Tag: legal challenges

School Choice Murder-Suicide in Pennsylvania

A huge school choice opportunity has been lost for the moment in Pennsylvania. But that lost opportunity is not the voucher program that has  drawn so much attention.

The political conflagration touched off by the push for a targeted, failing-schools voucher program incinerated along with it a massive expansion of an existing, popular, successful, bipartisan-supported, and better program; the Educational Improvement Tax Credit (EITC). The House passed this expansion of credit program by a massive margin. And when I say “massive,” I mean 96 percent in favor to 4 percent opposed. Unfortunately, a stand-alone credit bill was not considered in the Senate, and the expansion fell by the wayside as the voucher battle raged.

In the next session, it would be good policy and politics to consider vouchers and credits separately. They are substantively different means of fostering choice, and the public deserves a clear debate and vote on both policies in separate bills.

The Educational Improvement Tax Credit program is vastly superior to all of the voucher bills. Vouchers are open to credible legal challenges, afford no accountability directly to taxpayers, and government money brings stifling government regulations. Furthermore, giving vouchers only to kids in or around “failing schools” won’t produce a dynamic market because there is an ambiguous, limited, and potentially shifting customer base. A failing-schools voucher program is a terrible policy design.

The EITC should not be legislatively handcuffed to vouchers. Vouchers are an inferior policy and a proven political liability. For once the popular, politically smart, most principled, and most effective thing to do are all the same; drop the voucher drama and expand the education tax credit program.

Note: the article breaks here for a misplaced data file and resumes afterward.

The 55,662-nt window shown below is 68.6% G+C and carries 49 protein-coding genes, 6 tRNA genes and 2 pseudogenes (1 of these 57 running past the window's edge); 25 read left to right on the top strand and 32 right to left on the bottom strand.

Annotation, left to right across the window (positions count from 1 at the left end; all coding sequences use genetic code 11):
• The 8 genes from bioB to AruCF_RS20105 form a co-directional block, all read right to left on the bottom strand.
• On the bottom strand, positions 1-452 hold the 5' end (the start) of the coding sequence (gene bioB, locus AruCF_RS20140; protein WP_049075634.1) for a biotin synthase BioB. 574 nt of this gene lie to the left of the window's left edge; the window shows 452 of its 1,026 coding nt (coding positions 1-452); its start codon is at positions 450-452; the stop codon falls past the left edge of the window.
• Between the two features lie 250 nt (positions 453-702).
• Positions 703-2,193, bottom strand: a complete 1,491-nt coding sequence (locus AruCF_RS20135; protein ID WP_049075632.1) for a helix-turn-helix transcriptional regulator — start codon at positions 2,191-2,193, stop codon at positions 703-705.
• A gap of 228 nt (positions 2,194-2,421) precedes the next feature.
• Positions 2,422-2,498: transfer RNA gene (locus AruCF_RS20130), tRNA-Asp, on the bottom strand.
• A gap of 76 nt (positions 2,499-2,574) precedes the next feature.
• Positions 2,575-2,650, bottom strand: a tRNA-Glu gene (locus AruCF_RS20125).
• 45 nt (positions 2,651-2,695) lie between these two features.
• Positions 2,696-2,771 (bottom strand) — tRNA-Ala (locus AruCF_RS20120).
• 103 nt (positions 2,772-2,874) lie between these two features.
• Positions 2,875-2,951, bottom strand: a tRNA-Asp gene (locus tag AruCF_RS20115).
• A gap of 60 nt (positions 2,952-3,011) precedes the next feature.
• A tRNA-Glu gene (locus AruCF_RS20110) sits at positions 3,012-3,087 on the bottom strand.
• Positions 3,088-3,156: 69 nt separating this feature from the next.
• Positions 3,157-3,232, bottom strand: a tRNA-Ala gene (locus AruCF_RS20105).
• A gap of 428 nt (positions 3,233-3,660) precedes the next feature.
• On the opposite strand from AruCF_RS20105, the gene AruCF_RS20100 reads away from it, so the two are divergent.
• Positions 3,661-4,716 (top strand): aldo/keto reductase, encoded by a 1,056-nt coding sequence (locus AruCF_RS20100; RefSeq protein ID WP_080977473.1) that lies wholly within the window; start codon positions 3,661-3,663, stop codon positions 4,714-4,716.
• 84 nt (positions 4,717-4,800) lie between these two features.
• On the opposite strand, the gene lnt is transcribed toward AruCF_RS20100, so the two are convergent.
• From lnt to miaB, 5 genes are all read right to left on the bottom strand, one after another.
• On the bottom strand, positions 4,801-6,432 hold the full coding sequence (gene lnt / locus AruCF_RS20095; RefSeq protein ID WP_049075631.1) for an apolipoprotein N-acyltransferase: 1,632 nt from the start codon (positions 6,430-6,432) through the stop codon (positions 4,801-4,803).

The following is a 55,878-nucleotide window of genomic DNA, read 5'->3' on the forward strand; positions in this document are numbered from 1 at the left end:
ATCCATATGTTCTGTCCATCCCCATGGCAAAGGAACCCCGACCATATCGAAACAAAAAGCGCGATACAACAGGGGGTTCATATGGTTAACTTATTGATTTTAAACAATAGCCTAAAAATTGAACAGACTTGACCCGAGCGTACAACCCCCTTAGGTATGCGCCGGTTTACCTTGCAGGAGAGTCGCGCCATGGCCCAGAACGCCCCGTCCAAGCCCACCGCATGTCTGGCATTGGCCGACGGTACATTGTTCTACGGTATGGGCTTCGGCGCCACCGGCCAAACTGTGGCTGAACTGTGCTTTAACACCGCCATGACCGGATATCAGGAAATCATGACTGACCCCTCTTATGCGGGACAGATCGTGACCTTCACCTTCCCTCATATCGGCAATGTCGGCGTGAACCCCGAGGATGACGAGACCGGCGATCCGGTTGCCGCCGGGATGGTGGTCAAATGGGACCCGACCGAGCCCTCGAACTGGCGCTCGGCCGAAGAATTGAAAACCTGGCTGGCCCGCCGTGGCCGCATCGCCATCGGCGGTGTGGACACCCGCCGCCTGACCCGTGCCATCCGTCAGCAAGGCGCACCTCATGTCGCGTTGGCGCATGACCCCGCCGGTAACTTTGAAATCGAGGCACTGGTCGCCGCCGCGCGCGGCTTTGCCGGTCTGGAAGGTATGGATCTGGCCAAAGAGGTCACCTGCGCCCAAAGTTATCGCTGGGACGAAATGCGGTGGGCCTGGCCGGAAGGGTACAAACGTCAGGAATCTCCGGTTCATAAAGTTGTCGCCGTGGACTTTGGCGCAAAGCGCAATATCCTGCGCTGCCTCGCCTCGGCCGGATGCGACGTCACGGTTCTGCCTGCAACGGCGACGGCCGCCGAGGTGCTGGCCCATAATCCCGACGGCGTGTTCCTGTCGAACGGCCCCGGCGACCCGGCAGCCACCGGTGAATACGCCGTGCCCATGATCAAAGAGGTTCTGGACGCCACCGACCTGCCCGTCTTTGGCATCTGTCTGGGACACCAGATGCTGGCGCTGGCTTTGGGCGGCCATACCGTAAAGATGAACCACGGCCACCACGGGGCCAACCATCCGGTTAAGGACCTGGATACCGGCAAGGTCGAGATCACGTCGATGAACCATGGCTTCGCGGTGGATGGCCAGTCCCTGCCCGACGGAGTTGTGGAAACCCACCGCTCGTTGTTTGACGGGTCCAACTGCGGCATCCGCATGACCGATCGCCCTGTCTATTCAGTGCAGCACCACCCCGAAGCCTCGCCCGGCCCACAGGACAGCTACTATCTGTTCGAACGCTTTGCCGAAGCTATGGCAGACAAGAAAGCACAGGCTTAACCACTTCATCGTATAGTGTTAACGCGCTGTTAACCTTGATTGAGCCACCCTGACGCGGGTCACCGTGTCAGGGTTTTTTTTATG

On ObamaCare, Don’t Put Your Faith in the Courts

Now that the Obama health plan is law, more than a dozen states are asserting that Congress has exceeded its Commerce Clause power in imposing a mandate on individuals to purchase health insurance from private companies. No doubt, individual citizens will challenge the individual mandate on their own behalf.

States are also asserting that the threat to withhold all Medicaid payments if the states do not set up health insurance exchanges and enact other regulations amounts to coercion and unconstitutional commandeering of states by the federal government.

No one who opposes ObamaCare should put their faith in the Supreme Court to strike down an act of Congress, no matter how unprecedented and unconstitutional it may be. Nor should those who support ObamaCare be confident that the Supreme Court will uphold these provisions.

Legal challenges cannot take the place of political action. The Court hates to strike down popular legislation, but if the legislation is unpopular, one or both houses of Congress have changed parties and only a filibuster or presidential veto is preventing repeal, then the Court may feel more comfortable upholding the Constitution.